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Peter Ackroyd on the Thames
"The Thames has a length of 214 miles, and is navigable for 191 miles. It is the longest river in England but not in Britain, where the Severn is longer by approximately five miles. Nevertheless, it must be the shortest river in the world to acquire such a famous history. It runs along the borders of nine English counties, acting both as a boundary and as a defence. There are 134 bridges along the length of the Thames, and approximately twenty large tributaries still flow into the main current."
"But there are elements of strangeness and mystery about the Thames that are not as susceptible to easy explanation. The name itself is ancient. 'Thames' predates the Anglo-Saxon and Celtic tongues. It comes from some Stone Age language that has now perished, from the primordial tribes of the Mesolithic or Neolithic who during their wanderings over the Earth shared a common language, a reminder of the fact that the river has been flowing ever since the existence of humankind. The word may derive from the Sanskrit term for 'dark' and it has often been known as the dark river. This may indeed signify darkness in the sense of Holy or sacred fearfulness."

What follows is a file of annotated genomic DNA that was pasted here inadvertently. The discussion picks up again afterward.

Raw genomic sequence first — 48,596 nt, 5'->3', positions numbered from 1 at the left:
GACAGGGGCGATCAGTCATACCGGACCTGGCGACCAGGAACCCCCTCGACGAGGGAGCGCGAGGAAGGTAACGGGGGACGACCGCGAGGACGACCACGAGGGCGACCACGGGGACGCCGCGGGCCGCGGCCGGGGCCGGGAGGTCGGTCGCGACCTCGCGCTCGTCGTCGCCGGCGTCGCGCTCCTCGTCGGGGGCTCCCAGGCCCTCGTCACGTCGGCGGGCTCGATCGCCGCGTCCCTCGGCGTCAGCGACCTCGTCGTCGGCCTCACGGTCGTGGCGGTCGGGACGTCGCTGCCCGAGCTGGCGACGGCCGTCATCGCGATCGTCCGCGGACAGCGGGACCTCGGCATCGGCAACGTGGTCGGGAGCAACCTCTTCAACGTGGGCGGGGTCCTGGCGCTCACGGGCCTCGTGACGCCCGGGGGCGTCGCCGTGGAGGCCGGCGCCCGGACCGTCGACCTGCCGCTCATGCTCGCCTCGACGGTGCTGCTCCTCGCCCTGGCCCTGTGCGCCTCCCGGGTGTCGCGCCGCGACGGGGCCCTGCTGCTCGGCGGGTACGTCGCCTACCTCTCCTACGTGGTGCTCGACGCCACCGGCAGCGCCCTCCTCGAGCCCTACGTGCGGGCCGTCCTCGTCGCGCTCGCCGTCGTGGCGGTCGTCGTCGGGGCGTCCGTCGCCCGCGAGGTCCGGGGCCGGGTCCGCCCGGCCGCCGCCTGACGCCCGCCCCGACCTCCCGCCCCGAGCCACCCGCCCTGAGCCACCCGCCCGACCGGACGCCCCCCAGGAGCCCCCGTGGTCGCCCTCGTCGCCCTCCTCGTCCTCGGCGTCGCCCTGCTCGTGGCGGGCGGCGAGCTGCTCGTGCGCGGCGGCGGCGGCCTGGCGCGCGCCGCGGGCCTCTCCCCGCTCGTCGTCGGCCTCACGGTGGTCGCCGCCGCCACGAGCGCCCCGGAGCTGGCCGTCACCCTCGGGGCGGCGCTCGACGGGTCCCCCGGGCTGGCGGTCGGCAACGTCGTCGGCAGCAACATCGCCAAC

"Yet from the earliest settlement of its banks, the Thames has been the focus of life, industry and commerce for the towns and cities, which cling to its banks. Londoners have always had a complex relationship with the river: it is a guardian but also an oppressive presence, a companion but also a rival. It can be brutal. It can be dangerous."
"People have always travelled and worked upon the waters of the 'highway of the city' as well as along its banks, their lives dictated by the tides and moods of the Thames as much as by activity in the city itself. The wharfs, jetties and piers, which protrude into the river from the land, have always been the points at which these two worlds connect or collide. They are the means of access to the water and to the land, gates from one to the other."
"River traffic was once central to the life of London but as the life of city grew ever more remote from the Thames, human activity all but left the river. The primal energy of the river has been dissipated to the extent that the modern Londoner has now no contact with what was once the source and centre of the city's being."
Peter Ackroyd 2008